The intention behind the Running Cheetah sculpture

The Running Cheetah sculpture was drawn on my interest in sculpting an animal in a running fluid motion, pushing the idea that I’d started exploring in my leaping spaniel to a more dynamic extreme. I wanted a quality of finish that would appeal to discerning wildlife art collectors, as the running Cheetah sculpture was intended for display in wildlife art galleries.

When I model animals I try where possible to find examples from life, but where I can I also use many photos – often hundreds – showing the animal (and other animals of the breed or species). This helps me sculpt their anatomical features, the way that their hair or fur lies over their muscles, and their different poses and attitudes.

  

The Running Cheetah sculpture by Tanya Russell, ARBS. Limited edition, from the ‘Attitudes’ sculpture range. Handmade in England.

Running Cheetah sculpture in foundry bronze left side view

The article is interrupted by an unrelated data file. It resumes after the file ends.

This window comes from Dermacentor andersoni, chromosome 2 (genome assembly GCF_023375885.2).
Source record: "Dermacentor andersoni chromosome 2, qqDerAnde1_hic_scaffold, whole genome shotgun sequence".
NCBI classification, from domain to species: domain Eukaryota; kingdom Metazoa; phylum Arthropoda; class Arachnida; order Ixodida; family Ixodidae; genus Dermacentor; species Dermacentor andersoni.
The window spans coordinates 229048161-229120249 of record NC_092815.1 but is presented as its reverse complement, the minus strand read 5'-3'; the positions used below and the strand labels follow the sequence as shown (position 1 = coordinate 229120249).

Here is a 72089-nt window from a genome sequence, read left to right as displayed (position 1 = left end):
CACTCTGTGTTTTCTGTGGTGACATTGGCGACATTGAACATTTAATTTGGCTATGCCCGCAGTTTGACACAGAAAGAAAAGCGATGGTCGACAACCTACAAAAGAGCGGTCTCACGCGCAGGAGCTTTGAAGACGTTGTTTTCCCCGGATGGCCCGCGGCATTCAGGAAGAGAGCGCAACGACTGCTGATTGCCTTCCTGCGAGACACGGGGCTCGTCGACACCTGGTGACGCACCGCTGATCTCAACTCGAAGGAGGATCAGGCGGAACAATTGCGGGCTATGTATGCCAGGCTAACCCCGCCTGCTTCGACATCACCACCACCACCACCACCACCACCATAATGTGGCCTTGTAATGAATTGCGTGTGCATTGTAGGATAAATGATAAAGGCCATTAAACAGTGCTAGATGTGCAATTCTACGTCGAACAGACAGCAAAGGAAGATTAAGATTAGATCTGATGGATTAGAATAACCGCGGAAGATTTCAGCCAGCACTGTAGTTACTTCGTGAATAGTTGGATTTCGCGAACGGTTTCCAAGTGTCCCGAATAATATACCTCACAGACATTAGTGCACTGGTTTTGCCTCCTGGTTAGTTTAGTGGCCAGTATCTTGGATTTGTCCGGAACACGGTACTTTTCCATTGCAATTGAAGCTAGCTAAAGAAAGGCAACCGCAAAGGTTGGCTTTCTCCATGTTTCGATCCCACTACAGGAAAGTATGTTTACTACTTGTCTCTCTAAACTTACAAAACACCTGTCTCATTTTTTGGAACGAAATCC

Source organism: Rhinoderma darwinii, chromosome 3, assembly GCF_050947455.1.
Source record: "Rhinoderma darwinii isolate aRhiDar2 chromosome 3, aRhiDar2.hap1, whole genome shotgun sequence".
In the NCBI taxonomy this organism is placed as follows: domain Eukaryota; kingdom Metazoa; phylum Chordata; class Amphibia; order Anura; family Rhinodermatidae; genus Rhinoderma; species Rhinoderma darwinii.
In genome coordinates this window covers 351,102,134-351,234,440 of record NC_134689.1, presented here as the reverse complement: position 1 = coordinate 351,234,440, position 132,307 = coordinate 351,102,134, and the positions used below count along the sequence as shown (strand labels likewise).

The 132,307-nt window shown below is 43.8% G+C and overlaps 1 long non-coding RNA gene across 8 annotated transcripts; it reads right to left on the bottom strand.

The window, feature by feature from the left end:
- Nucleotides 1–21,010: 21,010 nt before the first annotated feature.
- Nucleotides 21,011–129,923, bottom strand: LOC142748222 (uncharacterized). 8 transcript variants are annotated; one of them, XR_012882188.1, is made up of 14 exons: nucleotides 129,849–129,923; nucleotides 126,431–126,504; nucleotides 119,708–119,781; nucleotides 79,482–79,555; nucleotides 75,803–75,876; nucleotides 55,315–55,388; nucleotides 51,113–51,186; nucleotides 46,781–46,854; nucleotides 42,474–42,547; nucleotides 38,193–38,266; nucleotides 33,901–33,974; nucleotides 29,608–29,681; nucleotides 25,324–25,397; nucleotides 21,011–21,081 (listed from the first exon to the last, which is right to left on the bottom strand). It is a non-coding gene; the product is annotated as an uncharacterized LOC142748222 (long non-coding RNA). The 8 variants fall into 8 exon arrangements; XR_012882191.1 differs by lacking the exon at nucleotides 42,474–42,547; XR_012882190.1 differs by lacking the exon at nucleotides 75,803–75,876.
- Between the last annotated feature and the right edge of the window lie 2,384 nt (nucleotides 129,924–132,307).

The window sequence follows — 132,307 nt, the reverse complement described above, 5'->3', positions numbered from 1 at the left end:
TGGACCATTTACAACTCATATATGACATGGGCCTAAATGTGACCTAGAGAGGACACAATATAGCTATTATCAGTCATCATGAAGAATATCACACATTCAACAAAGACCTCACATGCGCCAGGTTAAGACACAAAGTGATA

Material: Foundry Bronze

Limited Edition 12 – Bronze Resin £1,070.
Limited Edition 12 – Foundry Bronze £2,760.

(Prices include VAT and exclude delivery)

Size: L:40cm W:22cm H:23cm

To purchase this Running Cheetah sculpture please contact the artist. As this artwork is handmade colour can vary slightly.

Materials explained

Foundry Bronze is made from molten metal using the lost wax method. Bronze metal is a blend of copper and tin along with other metals to give different characteristics to the final product.

A bronze begins as a clay or wax sculpture, from which a mould is taken. Casting in Foundry Bronze is a costly and time-consuming process, but produces a peerless finish, an incredibly robust sculpture, and a valuable artwork.

 

 

The intention behind the Running Cheetah sculpture

The Running Cheetah sculpture was drawn on my interest in sculpting an animal in a running fluid motion, pushing the idea that I’d started exploring in my leaping spaniel to a more dynamic extreme. I wanted a quality of finish that would appeal to discerning wildlife art collectors, as the running Cheetah sculpture was intended for display in wildlife art galleries.

When I model animals I try where possible to find examples from life, but where I can I also use many photos – often hundreds – showing the animal (and other animals of the breed or species). This helps me sculpt their anatomical features, the way that their hair or fur lies over their muscles, and their different poses and attitudes.